# Davidson Missouri W/Solving the HPP in vivo

### From 2007.igem.org

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- | <center>[[Davidson Missouri W| <span style="color:red">Home</span>]] | [[Davidson Missouri W/Background Information| <span style="color:red">Background Information</span>]] | [[Davidson Missouri W/Solving the HPP in vivo| <span style="color:black">Current Project: Solving the Hamiltonian Path Problem ''in vivo''</span>]] | [[Davidson Missouri W/Mathematical Modeling| <span style="color:red">Mathematical Modeling</span>]] | [[Davidson Missouri W/Gene splitting| <span style="color:red"> Gene Splitting </span>]] | [[Davidson Missouri W/Controlling Expression| <span style="color:red"> Controlling Expression </span>]] | + | <center>[[Davidson Missouri W| <span style="color:red">Home</span>]] | [[Davidson Missouri W/Background Information| <span style="color:red">Background Information</span>]] | [[Davidson Missouri W/Solving the HPP in vivo| <span style="color:black">Current Project: Solving the Hamiltonian Path Problem ''in vivo''</span>]] | [[Davidson Missouri W/Mathematical Modeling| <span style="color:red">Mathematical Modeling</span>]] | [[Davidson Missouri W/Gene splitting| <span style="color:red"> Gene Splitting </span>]] | [[Davidson Missouri W/Controlling Expression| <span style="color:red"> Controlling Expression </span>]] | [[Davidson Missouri W/Resources and Citations|<span style="color:red">Resources and Citations</span>]]</center> |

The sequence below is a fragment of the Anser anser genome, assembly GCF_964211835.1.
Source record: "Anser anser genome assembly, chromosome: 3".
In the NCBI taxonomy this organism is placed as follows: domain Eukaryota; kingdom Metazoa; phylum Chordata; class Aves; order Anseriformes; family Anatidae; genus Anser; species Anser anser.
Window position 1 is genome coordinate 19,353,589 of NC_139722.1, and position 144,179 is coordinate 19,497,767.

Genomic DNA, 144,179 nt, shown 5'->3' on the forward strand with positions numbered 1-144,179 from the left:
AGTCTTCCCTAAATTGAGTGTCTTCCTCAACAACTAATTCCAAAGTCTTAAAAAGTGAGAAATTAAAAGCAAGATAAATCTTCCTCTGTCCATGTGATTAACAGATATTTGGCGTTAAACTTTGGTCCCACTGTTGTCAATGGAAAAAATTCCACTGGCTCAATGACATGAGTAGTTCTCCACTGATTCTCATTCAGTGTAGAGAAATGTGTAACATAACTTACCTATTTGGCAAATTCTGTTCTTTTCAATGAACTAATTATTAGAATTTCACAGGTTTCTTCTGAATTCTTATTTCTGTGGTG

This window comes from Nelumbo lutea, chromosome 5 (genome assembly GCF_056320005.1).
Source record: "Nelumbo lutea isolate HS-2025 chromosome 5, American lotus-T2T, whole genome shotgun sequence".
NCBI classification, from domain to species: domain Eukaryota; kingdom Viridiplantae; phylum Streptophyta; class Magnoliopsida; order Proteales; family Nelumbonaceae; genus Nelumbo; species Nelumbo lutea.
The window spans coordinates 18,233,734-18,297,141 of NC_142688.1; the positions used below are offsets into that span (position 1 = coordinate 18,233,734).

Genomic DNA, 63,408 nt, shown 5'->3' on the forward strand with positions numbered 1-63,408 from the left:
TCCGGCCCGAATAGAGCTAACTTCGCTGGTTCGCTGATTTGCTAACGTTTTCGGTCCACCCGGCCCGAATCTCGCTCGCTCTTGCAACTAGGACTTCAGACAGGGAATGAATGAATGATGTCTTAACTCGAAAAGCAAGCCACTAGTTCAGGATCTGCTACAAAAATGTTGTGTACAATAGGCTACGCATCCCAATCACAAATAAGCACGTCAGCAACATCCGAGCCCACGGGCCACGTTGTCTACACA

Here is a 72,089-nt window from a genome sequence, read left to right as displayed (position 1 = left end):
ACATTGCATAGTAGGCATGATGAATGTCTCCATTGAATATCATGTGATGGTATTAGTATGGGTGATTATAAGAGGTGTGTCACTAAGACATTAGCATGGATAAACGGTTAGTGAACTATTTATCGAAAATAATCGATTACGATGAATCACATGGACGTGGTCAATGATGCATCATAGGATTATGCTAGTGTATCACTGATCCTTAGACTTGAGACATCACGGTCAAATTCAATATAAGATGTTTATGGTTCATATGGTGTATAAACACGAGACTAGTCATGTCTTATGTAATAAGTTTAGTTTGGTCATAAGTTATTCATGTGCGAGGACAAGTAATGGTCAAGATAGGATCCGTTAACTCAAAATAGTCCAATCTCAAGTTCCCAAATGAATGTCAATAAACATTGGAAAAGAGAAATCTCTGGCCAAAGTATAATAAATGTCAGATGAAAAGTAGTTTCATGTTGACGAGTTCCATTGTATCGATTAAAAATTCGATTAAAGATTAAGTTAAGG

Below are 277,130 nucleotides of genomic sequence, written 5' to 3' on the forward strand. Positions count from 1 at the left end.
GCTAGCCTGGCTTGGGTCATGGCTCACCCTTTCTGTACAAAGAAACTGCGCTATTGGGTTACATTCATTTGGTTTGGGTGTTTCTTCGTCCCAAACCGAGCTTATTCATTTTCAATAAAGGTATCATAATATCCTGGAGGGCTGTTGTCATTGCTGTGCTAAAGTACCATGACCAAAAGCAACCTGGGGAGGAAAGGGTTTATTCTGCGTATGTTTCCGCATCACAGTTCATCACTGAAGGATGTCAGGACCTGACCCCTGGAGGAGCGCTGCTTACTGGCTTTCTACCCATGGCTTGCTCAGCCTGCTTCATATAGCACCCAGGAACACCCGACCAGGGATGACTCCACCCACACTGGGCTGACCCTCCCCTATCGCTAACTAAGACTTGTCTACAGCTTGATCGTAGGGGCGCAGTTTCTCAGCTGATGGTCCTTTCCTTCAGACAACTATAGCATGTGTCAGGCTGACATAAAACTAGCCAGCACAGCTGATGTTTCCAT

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## Revision as of 20:49, 26 September 2007

**Current Project: Solving the Hamiltonian Path Problem**| Mathematical Modeling | Gene Splitting | Controlling Expression | Resources and Citations

*in vivo*Using the Hin/*HixC* flipping mechanism, we are developing a bacterial computer which solves a specific mathematical problem, the *Hamiltonian Path* problem.

# The Hamiltonian Path Problem

A Hamiltonian Path is a trip through a graph which visits each node exactly once. A graph may have multiple Hamiltonian Paths, only one, or even none. Given a graph, a starting point and an endpoint, does it contain a Hamiltonian path?

We solve our problem by transforming *E. coli* cells with specially engineered plasmids.

## Designing a Plasmid

Our plasmid consists of reporter genes and *HixC* sites. *HixC* sites are placed within the coding regions of our reporter genes. The reporter genes are joined in such a way as to represent a graph. Each reporter gene represents a node, and the connection of two reporter genes together without any *HixC* sites in between represents an edge.

## Developing Nodes

We represent the graph's nodes with reporter genes. In order to allow for flipping, we must insert *HixC* sites within the coding regions of our reporter genes. We call this process *gene splitting*. If our reporter gene tolerates a *HixC* insertion then we can use it as a node on our graph.